Accessibility Statement

Designing for web accessibility is all about creating web sites that are accessible to the greatest extent possible to all users. But why should you bother to design an accessible web site? According to the World Wide Web Consortium’s (W3C) Web Accessibility Initiative, providing an accessible web site can reap the following benefits:

  • financial gains and cost savings from increased Web use due to increased potential market share, search engine visibility, and increased usability
  • reducing risk of legal action resulting in high legal expenses and negative image
  • the public relations benefits of demonstrating social responsibility
  • long-term savings from improved server performance and decreased site maintenance efforts

Basically, by designing an accessible web site you can increase your market share, increase your web site’s traffic, and save money in site maintenance costs.

What Exactly is Web Site Accessibility?

The World Wide Web Consortium (W3C) formed the Web Accessibility Initiative (WAI) to develop guidelines and techniques that describe accessibility solutions for Web software and Web developers. The WAI guidelines are considered the international standard for Web accessibility. They are organized into checkpoints that are further categorized into Priorities. Essentially, web site developers MUST satisfy Priority 1 checkpoints. They SHOULD satisfy Priority 2 checkpoints, and they MAY satisfy Priority 3 checkpoints.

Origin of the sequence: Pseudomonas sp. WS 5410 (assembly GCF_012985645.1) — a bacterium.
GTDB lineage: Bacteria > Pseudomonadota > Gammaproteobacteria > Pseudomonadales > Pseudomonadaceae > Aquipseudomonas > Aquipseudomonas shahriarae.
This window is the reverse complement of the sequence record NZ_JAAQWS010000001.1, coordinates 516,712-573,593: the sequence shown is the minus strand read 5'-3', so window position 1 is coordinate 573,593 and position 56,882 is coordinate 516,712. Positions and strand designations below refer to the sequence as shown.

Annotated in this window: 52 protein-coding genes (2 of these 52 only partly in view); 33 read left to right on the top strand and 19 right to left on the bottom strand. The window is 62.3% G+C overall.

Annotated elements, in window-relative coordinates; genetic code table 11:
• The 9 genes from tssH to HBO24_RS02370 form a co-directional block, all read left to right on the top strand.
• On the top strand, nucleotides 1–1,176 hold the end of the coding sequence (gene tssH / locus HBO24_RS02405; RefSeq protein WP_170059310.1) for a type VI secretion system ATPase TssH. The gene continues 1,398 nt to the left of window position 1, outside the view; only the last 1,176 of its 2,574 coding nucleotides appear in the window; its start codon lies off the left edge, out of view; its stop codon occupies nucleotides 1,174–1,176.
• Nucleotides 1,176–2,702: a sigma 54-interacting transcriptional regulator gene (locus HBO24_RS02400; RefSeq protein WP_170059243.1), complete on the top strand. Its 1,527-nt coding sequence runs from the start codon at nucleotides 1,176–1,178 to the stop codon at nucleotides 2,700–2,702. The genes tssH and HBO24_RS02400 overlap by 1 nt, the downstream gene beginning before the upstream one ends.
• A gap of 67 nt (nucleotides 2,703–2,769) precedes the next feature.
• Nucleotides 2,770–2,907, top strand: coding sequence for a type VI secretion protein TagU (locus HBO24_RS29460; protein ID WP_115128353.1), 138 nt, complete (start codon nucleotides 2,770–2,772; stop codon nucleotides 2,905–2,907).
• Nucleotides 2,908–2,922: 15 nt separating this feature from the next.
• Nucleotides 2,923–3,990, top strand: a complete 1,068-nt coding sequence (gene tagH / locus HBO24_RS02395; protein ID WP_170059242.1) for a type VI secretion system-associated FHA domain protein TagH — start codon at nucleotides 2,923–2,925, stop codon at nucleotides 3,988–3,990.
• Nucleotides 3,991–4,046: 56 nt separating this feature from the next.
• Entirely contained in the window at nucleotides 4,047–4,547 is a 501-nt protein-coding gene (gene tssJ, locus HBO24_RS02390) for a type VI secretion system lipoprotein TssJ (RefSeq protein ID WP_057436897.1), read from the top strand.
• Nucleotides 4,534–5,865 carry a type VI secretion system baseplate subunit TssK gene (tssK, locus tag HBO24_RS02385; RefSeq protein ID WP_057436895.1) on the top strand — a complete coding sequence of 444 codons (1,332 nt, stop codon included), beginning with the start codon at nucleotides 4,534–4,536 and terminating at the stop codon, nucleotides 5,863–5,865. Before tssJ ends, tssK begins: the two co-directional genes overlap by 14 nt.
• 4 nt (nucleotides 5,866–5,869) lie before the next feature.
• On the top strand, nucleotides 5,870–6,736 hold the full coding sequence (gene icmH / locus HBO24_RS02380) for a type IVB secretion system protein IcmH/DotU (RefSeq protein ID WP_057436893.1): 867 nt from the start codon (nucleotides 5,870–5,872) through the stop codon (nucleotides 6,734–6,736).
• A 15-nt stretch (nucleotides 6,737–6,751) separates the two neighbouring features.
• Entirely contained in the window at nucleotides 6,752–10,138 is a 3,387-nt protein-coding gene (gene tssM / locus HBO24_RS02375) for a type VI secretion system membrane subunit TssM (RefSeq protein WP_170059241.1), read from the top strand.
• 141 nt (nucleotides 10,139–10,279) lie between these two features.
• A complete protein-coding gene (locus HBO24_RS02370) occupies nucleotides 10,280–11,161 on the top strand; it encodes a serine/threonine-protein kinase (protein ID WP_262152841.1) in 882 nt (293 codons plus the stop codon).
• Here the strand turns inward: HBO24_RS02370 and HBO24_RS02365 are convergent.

Another consideration is the “Section 508” standards, which refer to Section 508 of the Rehabilitation Act of 1973 as amended by the Workforce Investment Act of 1998. The law requires Federal agencies to purchase electronic and information technology that is accessible to employees with disabilities, and to the extent that those agencies provide information technology to the public, it too shall be accessible by persons with disabilities.

This article provides a clear, simple definition of the difference between W3C guidelines and the Section 508 Standards. If you want more clarification, Jim Thatcher’s web site provides a side-by-side comparison of W3C Guidelines and Section 508 Standards.

Accessibility Features on the ARISE Web Site

ARISE has worked to ensure our web site is accessible to people of all abilities. The site was tested using assistive technology – such as screen readers, screen enlargers, and alternative input devices. We consulted with accessibility experts during the site’s development, and people with disabilities tested our site for usability.